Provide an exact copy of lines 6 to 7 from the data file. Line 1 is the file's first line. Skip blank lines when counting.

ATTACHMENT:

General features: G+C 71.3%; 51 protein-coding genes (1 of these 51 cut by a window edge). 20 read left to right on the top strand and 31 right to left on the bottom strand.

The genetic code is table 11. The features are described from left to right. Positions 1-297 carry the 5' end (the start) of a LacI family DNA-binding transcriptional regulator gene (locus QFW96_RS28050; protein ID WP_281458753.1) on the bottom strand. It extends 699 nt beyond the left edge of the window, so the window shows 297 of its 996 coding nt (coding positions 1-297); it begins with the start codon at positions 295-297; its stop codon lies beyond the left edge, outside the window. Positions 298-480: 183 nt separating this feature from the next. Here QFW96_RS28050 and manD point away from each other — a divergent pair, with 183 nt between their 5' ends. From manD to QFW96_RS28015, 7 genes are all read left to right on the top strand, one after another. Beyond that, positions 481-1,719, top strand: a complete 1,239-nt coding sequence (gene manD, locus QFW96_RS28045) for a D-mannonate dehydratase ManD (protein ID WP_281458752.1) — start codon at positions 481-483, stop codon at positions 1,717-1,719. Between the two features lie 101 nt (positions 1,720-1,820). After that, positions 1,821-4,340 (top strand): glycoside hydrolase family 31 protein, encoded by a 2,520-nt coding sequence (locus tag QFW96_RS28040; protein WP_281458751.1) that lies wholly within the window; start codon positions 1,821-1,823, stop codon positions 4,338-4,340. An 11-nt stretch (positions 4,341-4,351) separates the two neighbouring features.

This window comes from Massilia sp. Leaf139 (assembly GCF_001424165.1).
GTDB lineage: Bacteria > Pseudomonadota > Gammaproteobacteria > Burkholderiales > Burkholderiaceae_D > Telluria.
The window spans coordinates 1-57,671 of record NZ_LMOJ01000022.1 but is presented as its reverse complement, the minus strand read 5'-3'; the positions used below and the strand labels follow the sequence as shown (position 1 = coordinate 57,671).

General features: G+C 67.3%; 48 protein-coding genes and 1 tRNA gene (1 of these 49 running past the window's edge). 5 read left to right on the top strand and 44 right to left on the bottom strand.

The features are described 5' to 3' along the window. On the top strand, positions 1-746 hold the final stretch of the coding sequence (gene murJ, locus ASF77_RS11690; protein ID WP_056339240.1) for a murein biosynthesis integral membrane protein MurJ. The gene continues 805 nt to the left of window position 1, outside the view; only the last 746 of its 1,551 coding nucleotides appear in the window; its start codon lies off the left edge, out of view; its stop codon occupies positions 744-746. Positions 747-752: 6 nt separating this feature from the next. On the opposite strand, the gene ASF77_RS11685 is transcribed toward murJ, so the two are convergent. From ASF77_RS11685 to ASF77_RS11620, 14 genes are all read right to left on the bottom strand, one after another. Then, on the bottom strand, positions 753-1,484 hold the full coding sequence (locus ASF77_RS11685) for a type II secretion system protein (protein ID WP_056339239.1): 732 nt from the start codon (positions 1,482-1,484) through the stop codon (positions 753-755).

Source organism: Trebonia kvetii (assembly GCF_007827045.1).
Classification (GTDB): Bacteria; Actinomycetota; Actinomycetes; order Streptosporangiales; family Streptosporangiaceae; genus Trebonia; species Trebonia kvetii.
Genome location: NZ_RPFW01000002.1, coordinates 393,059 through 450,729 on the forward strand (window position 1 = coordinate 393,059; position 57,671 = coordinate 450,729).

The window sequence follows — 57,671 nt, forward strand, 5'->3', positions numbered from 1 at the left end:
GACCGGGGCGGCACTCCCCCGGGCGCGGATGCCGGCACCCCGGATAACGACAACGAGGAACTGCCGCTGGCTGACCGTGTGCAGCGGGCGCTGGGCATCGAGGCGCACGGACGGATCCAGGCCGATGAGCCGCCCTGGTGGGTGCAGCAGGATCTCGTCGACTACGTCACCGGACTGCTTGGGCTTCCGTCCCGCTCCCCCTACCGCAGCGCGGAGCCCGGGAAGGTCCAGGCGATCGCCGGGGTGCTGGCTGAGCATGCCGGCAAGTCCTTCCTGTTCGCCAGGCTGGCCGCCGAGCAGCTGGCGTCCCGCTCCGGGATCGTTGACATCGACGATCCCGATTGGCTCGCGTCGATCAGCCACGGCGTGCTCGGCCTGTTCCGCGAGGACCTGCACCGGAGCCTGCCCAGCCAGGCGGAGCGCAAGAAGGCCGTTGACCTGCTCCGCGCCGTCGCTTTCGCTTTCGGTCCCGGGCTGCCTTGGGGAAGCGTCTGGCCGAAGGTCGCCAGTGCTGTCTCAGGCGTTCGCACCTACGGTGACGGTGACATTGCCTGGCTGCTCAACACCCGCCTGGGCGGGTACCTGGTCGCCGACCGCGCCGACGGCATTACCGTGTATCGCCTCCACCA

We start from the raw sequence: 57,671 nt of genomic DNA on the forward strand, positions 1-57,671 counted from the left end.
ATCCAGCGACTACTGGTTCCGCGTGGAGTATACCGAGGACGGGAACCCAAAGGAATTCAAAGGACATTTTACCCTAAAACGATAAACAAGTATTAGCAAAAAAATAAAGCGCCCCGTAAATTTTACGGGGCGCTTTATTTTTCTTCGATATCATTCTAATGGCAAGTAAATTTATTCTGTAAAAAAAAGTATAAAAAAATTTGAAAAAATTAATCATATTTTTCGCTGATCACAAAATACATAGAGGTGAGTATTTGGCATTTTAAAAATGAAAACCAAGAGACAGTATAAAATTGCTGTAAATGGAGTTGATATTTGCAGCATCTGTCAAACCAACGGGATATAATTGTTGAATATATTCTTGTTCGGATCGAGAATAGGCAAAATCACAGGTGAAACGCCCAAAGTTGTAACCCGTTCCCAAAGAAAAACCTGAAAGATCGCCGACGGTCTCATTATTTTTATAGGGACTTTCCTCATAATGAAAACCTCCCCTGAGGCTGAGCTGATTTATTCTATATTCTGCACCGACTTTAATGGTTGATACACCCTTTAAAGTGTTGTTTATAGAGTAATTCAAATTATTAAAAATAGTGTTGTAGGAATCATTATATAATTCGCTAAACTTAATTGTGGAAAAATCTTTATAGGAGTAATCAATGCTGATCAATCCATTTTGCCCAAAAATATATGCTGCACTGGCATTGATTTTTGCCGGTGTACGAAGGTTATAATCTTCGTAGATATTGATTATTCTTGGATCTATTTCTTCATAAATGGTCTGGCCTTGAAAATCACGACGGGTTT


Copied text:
General features: G+C 67.3%; 48 protein-coding genes and 1 tRNA gene (1 of these 49 running past the window's edge). 5 read left to right on the top strand and 44 right to left on the bottom strand.

The features are described 5' to 3' along the window. On the top strand, positions 1-746 hold the final stretch of the coding sequence (gene murJ, locus ASF77_RS11690; protein ID WP_056339240.1) for a murein biosynthesis integral membrane protein MurJ. The gene continues 805 nt to the left of window position 1, outside the view; only the last 746 of its 1,551 coding nucleotides appear in the window; its start codon lies off the left edge, out of view; its stop codon occupies positions 744-746. Positions 747-752: 6 nt separating this feature from the next. On the opposite strand, the gene ASF77_RS11685 is transcribed toward murJ, so the two are convergent. From ASF77_RS11685 to ASF77_RS11620, 14 genes are all read right to left on the bottom strand, one after another. Then, on the bottom strand, positions 753-1,484 hold the full coding sequence (locus ASF77_RS11685) for a type II secretion system protein (protein ID WP_056339239.1): 732 nt from the start codon (positions 1,482-1,484) through the stop codon (positions 753-755).